Electric fence - Buchenwald

​​ After a few days, we flew to Berlin and found the train station where we would take a train south to Weimar. I could not resist the smell of good German pastry as we passed a bakery in the three-story mall-with-a-train-station-attached. We visited Weimar for one reason: it’s home to Buchenwald concentration camp, where Henry spent nearly two years. The next day, we toured the camp in a cold rain, and later visited the archives. My thoughts and impressions of two concentration camps would fill a chapter, however what struck me most was how much smaller, unknown, and hidden the Buchenwald is, hidden in the middle of a thick, lush forest. It represents a different kind of evil than Auschwitz. No spoilers – you will have to read my book.           

Of the two countries, Poland was my favorite. Throughout our time there, the history geek in me kept making mental and written notes so I could incorporate the sights, sounds, and reality of these places into my story. The tourist in me still has a long list of other Polish cities to visit: Gdansk, Wroclaw, Zakopane in the Tatra Mountains, and more. I now know why anyone with a Polish heritage will always be Pole at heart, regardless of where they live.
All Photos courtesy of Katrina Shawver. Enjoy some additional images from her trip:

The McDonalds in Warsaw

Katrina Shawver holds a B.A. from the University of Arizona in English/Political Science and has excelled at the School of Trial and Error. In addition to variety of previous careers as a journalist, software support, the paralegal profession, tax preparation, and answering phones for a forensic psychiatrist, she has presented at the community college level on Poland Under Hitler and Stalin. She lives in Phoenix, Arizona with her husband and still wishes sweet potato fries counted as a vegetable. Her debut novel, Henry: A Polish Swimmer’s True Story of Friendship from Auschwitz to America is available for pre-order and releases November 1st  Learn more at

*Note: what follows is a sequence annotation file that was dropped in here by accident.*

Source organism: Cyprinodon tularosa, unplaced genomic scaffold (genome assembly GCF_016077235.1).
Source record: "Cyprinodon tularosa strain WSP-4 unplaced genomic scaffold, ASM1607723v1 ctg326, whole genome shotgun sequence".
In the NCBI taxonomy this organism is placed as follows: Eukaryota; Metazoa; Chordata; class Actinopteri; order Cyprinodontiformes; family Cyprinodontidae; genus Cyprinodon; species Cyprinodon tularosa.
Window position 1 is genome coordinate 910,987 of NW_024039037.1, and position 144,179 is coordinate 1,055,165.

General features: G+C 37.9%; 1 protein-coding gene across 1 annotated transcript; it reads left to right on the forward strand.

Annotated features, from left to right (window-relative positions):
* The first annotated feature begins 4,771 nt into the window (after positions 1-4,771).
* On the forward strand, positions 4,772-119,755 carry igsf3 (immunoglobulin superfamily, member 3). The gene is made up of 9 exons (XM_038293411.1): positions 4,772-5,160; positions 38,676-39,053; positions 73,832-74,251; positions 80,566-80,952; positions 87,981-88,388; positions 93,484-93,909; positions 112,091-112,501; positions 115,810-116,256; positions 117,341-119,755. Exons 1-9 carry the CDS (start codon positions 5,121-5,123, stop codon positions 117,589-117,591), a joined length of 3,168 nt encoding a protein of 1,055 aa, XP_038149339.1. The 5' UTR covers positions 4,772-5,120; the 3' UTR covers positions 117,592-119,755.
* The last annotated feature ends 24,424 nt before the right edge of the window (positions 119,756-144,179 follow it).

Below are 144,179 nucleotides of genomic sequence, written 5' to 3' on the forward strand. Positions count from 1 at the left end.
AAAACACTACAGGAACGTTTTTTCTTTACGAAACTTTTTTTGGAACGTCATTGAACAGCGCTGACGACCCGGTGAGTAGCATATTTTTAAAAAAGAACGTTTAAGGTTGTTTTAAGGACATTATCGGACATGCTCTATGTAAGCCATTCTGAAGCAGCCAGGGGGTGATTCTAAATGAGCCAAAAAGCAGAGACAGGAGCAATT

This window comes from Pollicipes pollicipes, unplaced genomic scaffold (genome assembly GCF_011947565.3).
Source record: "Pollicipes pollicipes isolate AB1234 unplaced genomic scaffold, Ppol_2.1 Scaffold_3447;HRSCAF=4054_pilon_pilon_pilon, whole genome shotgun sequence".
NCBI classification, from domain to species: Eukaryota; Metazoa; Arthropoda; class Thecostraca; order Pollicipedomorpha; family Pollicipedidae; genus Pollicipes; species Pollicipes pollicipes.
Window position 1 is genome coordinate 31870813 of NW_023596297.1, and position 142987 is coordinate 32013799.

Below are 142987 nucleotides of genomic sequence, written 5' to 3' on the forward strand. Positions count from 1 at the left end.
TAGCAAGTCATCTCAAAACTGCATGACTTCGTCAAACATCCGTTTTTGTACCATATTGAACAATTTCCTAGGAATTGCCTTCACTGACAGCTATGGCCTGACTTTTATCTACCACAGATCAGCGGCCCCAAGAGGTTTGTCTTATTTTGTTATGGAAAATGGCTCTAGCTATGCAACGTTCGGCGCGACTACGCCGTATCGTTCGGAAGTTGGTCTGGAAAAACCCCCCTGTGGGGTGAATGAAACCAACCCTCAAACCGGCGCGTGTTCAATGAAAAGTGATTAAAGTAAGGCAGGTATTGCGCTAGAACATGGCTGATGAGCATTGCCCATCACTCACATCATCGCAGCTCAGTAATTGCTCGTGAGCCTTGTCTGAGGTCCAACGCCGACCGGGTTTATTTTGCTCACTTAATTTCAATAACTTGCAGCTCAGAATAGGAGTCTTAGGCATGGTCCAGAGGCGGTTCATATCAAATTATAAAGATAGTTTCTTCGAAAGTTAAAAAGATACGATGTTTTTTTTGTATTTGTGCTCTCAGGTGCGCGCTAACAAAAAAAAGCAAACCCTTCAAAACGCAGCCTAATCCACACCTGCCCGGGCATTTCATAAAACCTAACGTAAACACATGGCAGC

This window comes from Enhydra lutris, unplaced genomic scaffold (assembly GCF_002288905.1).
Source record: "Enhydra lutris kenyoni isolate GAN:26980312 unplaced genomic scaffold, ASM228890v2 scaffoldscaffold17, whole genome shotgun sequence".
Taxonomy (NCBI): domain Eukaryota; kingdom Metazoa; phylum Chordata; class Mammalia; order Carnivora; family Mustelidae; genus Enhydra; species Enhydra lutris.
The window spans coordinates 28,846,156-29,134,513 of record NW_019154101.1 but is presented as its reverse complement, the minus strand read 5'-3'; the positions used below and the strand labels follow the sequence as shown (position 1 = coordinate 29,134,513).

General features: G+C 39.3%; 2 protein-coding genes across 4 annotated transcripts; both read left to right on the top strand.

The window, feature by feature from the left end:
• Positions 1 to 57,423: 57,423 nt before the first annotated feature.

Until Next Time, 

Keep Reading!

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The Music Behind Riftmaker

The Music Behind Riftmaker

A guest post by Phoebe Darqueling

Hello Lovelies, 

Today we have a delightful guest post from steampunk and portal fantasy author Phoebe Darqueling, as one of the stops on her tour for her latest novel Riftmaker. This is such a fun post as we haven’t had anyone talk about music recently. I hope you enjoy! 

There are a few topics that come up in online writing groups over and over again. How to get over writer’s block in its various iterations takes the #1 spot, but the question of what music people listen to while writing easily comes in somewhere in the top 5. While many people prefer silence, I am definitely one of those people that needs a little something extra going on in the background in order to find my flow.

Movies and Soundtracks

While I was writing Riftmaker, I had two methods for creating the right environment for writing this adventure about a dog who wakes up in a human body after falling through a rift in time and space. The first was to put on movies in the background. No just any movie would do, though. I would cycle through the Harry Potter films, then all of Lord of the Rings, then Pirates of the Caribbean. Then it would start all over again. This would drive a lot of people absolutely insane, but for me, it just worked. For one thing, I’d seen them all several times already, so I wasn’t distracted by the plots. But I also think a huge reason for their appeal was that they had soundtracks that captured the kind of mood I wanted to write.

Hans Zimmer, who wrote the music for both Pirates of the Caribbean and the recent Sherlock Holmes films, immediately comes to mind. He has a very old world feeling that really lends itself to writing Steampunk/Gaslamp Fantasy. The Harry Potter films had various composers, but one thing that’s true for all of the movie soundtracks I enjoy writing to is that there are string instruments involved. I never played the violin myself, but I find that it speaks to me in a way that really gets my creative juices flowing.

Old Meets New

Which brings me to the other music that inspired Riftmaker. Around the time I started writing this book, I also discovered Lindsey Stirling. She’s a fantastic musician who mixes her classical violin training with contemporary music styles like electronic dance music and dubstep. It was love at first listen, and I started building a playlist on Pandora around her music. Soon, that led me to artists like Caravan Palace and Beats Antique, that borrow from older musical traditions and mash them up together or with new beats.

The songs of movie soundtracks and of the artists I mentioned have two important things in common. They rarely have words and they always have a driving beat. I find this kind of stimulation propels me forward to the next sentence, and pretty soon I’ve got a paragraph, and then a chapter.